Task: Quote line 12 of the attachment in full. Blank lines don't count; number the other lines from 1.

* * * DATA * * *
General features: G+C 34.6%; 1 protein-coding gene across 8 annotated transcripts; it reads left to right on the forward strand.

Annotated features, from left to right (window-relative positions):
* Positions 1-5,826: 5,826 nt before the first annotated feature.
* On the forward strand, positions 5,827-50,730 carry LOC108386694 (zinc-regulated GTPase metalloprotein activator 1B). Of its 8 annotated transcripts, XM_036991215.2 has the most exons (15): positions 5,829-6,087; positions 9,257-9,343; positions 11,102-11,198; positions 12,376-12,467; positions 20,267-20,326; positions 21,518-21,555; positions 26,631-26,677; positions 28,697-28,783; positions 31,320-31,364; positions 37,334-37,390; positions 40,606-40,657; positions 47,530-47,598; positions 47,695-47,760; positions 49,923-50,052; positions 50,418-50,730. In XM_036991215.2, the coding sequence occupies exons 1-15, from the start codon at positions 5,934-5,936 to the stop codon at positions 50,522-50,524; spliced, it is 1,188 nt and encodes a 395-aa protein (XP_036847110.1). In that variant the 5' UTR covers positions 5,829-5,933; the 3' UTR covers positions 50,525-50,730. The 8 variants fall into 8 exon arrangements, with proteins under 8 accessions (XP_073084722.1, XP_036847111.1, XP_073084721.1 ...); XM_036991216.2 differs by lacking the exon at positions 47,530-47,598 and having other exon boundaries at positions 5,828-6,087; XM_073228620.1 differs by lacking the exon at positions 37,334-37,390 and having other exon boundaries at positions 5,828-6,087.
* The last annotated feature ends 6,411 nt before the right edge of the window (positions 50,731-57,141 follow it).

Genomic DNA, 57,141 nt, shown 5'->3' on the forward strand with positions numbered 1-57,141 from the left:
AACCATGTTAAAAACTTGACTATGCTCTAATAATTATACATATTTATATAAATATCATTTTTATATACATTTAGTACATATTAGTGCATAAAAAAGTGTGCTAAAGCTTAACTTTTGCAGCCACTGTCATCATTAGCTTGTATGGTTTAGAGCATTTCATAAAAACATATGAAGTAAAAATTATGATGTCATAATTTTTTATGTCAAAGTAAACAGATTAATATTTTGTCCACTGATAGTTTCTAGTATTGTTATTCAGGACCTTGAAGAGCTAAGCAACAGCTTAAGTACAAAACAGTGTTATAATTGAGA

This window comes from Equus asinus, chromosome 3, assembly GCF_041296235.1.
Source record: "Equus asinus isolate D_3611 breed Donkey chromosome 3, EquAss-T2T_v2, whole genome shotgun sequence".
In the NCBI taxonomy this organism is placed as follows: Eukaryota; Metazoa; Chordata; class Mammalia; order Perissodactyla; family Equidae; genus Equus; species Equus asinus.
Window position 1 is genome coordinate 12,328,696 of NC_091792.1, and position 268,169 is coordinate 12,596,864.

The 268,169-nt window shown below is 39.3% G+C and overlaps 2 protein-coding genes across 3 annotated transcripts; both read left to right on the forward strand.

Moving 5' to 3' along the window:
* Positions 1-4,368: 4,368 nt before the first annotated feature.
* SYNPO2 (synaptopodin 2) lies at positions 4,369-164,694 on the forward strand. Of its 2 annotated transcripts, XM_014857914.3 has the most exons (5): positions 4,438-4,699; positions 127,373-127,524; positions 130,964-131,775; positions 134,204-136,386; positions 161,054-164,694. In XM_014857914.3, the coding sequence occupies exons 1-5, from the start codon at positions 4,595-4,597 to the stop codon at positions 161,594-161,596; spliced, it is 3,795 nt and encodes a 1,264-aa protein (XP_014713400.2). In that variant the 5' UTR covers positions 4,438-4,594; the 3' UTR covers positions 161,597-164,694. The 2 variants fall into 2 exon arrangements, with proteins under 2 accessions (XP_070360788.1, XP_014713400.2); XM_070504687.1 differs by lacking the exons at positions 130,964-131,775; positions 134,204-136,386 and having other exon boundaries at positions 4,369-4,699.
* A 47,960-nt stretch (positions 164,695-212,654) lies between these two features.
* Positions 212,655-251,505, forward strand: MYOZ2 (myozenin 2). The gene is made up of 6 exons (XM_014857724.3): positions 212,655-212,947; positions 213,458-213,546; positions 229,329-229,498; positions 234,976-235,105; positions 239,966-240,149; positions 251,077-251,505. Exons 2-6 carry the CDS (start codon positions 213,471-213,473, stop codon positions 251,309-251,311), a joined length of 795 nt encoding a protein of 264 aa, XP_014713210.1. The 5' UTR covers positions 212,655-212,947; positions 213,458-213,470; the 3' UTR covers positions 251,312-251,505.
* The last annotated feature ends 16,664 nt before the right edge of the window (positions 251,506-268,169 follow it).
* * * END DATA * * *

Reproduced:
The 268,169-nt window shown below is 39.3% G+C and overlaps 2 protein-coding genes across 3 annotated transcripts; both read left to right on the forward strand.